Sunday, February 03, 2008
Ernie Pyle Death Photo Found
"COMMAND POST, IE SHIMA, April 18 (AP) — Ernie Pyle, war correspondent beloved by his co-workers, GIs and generals alike, was killed by a Japanese machine-gun bullet through his left temple this morning ..."
Only six days after the nation was stunned by the death of President Franklin Roosevelt, it was shocked again with news that America's most beloved World War II correspondent had been killed. The War Department and the Associated Press thought it best not to release the photo of Pyle's corpse to the public.
Ernie Pyle arrived in the Pacific theater of war in April 1945 after covering the European war in North Africa, Italy, and France for four years. The Army's 77th Infantry Division landed on the small island of Ie Shima on April 16. They were to capture an airfield located there while the primary battle was fought on Okinawa not far away. Though not the main battle, it was "warfare in its worst form ... Not one Japanese soldier surrendered, he killed until he was killed," Army photographer Alexander Roberts wrote later.
Three days into the battle, Pyle and three officers were riding in a Jeep in the early morning when they were attacked by a concealed Japanese machine gun nest. The four men leapt for cover in the roadside ditch. When Pyle raised his head to take a look around, he was struck in the head by a .30 caliber bullet, instantly killing him.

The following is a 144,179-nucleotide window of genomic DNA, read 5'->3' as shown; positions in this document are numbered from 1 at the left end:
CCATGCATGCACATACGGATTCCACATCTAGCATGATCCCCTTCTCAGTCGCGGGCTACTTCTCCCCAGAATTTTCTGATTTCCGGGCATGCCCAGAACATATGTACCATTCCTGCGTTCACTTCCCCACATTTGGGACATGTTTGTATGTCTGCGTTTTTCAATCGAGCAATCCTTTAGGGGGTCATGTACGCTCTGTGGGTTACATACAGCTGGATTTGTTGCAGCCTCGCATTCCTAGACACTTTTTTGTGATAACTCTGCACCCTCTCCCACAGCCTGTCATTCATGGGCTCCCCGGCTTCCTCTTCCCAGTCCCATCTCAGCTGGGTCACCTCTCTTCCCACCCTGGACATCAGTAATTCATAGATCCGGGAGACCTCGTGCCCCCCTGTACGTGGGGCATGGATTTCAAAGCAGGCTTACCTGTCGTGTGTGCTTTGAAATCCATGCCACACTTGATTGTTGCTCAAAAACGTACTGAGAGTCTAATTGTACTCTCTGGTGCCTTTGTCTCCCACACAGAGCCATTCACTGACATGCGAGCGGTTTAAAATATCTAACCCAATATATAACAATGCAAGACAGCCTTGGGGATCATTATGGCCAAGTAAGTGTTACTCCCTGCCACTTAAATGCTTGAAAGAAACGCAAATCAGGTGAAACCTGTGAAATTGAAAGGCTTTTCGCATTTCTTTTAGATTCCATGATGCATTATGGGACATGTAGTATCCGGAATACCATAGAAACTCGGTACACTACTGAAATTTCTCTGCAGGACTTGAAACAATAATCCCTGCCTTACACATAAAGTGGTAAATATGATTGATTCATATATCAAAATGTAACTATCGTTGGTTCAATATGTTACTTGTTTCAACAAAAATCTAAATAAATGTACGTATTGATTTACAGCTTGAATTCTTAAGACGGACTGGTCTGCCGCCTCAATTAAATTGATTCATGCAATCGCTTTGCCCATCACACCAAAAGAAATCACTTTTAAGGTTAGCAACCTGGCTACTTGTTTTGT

Photographer Roberts was just 300 yards away with other reporters and went to the scene as soon as he was aware that Pyle had been killed. Through continuos enemy fire, Roberts crawled forward to snap the photo with his Army issue Speed Graphic camera and crawled back. His action earned him a Bronze Star for valor under fire.
The photo he made that day was not released to the public and only a few copies have been known to exist. The photo was not seen by the public "out of deference" to Pyle's widow, Jerry. The AP of WWII was very sympathetic to the war effort and cooperated with the then named War Department and actually had a conscience, unlike today's AP which even Bugs Bunny called the Disassocited Press.
The life of Indigo Red is full of adventure. Tune in next time for the Further Adventures of Indigo Red.